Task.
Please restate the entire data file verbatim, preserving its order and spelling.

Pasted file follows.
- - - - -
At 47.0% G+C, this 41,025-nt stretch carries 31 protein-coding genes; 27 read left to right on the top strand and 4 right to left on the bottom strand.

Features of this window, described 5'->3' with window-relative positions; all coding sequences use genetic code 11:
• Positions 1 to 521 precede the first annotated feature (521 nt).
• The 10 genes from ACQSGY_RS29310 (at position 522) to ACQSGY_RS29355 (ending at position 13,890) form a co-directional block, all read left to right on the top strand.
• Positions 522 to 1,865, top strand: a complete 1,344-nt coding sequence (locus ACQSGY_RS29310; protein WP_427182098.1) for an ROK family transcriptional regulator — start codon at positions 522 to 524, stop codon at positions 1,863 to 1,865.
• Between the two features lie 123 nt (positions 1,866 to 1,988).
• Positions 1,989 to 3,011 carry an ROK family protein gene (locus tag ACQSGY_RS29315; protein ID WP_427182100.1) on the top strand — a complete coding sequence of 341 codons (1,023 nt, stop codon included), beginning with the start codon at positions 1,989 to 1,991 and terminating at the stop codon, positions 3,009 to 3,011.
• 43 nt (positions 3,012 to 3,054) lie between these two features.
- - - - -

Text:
At 47.0% G+C, this 41,025-nt stretch carries 31 protein-coding genes; 27 read left to right on the top strand and 4 right to left on the bottom strand.

Features of this window, described 5'->3' with window-relative positions; all coding sequences use genetic code 11:
• Positions 1 to 521 precede the first annotated feature (521 nt).
• The 10 genes from ACQSGY_RS29310 (at position 522) to ACQSGY_RS29355 (ending at position 13,890) form a co-directional block, all read left to right on the top strand.
• Positions 522 to 1,865, top strand: a complete 1,344-nt coding sequence (locus ACQSGY_RS29310; protein WP_427182098.1) for an ROK family transcriptional regulator — start codon at positions 522 to 524, stop codon at positions 1,863 to 1,865.
• Between the two features lie 123 nt (positions 1,866 to 1,988).
• Positions 1,989 to 3,011 carry an ROK family protein gene (locus tag ACQSGY_RS29315; protein ID WP_427182100.1) on the top strand — a complete coding sequence of 341 codons (1,023 nt, stop codon included), beginning with the start codon at positions 1,989 to 1,991 and terminating at the stop codon, positions 3,009 to 3,011.
• 43 nt (positions 3,012 to 3,054) lie between these two features.